John has changed his opinion since that was written.  https://www.homebrewersassociation.org/forum/index.php?topic=15108.msg191642#msg191642

An excerpt...."Therefore I, and Jamil and White Labs and Wyeast Labs, do not recommend racking to a secondary fermenter for ANY ale, except when conducting an actual second fermentation, such as adding fruit or souring. Racking to prevent autolysis is not necessary, and therefore the risk of oxidation is completely avoidable. Even lagers do not require racking to a second fermenter before lagering. With the right pitching rate, using fresh healthy yeast, and proper aeration of the wort prior to pitching, the fermentation of the beer will be complete within 3-8 days (bigger = longer). This time period includes the secondary or conditioning phase of fermentation when the yeast clean up acetaldehyde and diacetyl. The real purpose of lagering a beer is to use the colder temperatures to encourage the yeast to flocculate and promote the precipitation and sedimentation of microparticles and haze."
Title: Re: Timing question regarding secondary fermentation
Post by: dilluh98 on October 21, 2016, 03:57:58 PM
Fermentation won't stall. Under aerated beer will stall. Ever add dry hops after 5 days? It starts fermenting again from the oxygen that gets in with the hops. The risk of oxidation comes after fermentation is complete. At least that's what I believe. But like I said if you're worried just toss it in the primary.

Have you checked to see if it's actually fermentation?  Often it's just CO2 coming out of solution due to the hops providing nucleation sites.  If the gravity actually drops, then it is continued fermentation.

Yup, that's what I was thinking.
Title: Re: Timing question regarding secondary fermentation
Post by: Brew Cat on October 21, 2016, 04:41:39 PM
Exactly. That is why I said to rack before fermentation is done.
Title: Re: Timing question regarding secondary fermentation
Post by: Brew Cat on October 21, 2016, 05:04:35 PM
Well D I never secondary anymore. But I add my dry hops at krausen drop but it is probably still fermenting a bit. As far as weather the O2 in the hops or the nucliation is causing the increased activity I do not know but I feel better that the head space is being purged either way.
Title: Re: Timing question regarding secondary fermentation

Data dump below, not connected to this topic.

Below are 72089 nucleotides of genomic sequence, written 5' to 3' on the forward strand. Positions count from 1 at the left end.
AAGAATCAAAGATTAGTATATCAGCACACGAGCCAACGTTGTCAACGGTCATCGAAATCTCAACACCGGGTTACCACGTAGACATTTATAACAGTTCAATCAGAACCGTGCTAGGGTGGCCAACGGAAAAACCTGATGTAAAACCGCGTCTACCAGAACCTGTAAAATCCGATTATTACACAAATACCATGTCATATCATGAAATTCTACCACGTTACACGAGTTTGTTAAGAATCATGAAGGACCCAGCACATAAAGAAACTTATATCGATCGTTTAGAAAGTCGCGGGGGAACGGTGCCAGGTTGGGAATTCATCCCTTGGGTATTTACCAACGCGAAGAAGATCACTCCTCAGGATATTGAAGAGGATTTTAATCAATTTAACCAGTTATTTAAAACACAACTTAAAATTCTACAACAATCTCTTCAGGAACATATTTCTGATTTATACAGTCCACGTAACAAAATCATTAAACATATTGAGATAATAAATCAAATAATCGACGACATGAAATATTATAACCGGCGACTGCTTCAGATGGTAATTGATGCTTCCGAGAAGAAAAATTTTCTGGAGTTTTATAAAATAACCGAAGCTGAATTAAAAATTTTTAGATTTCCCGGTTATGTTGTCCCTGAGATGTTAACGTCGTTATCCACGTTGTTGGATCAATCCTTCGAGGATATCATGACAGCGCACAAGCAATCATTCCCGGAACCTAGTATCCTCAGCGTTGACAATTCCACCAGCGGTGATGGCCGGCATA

Post by: denny on October 21, 2016, 05:12:55 PM
Well D I never secondary anymore. But I add my dry hops at krausen drop but it is probably still fermenting a bit. As far as weather the O2 in the hops or the nucliation is causing the increased activity I do not know but I feel better that the head space is being purged either way.

That's certainly one way you can do it.  I prefer to wait til fermentation is done, get the beer off the yeast, and then dry hop.  Both methods work, it's just a question of the result you want.
Title: Re: Timing question regarding secondary fermentation
Post by: JJeffers09 on October 22, 2016, 12:26:31 AM
Exactly. That is why I said to rack before fermentation is done.
Why do you suggest that at all? What benefit would your beers have to racking off of the yeast cake/trub prior to finishing?

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Title: Re: Timing question regarding secondary fermentation
Post by: Brew Cat on October 22, 2016, 04:24:06 AM
If you read the original post it was about racking onto fermentable additions which is the only reason imo to rack to a secondary
Title: Re: Timing question regarding secondary fermentation
Post by: Stevie on October 22, 2016, 06:40:07 AM
If you read the original post it was about racking onto fermentable additions which is the only reason imo to rack to a secondary
The op doesn't mention fermentables.
Title: Re: Timing question regarding secondary fermentation
Post by: Brew Cat on October 22, 2016, 06:53:55 PM
If you read the original post it was about racking onto fermentable additions which is the only reason imo to rack to a secondary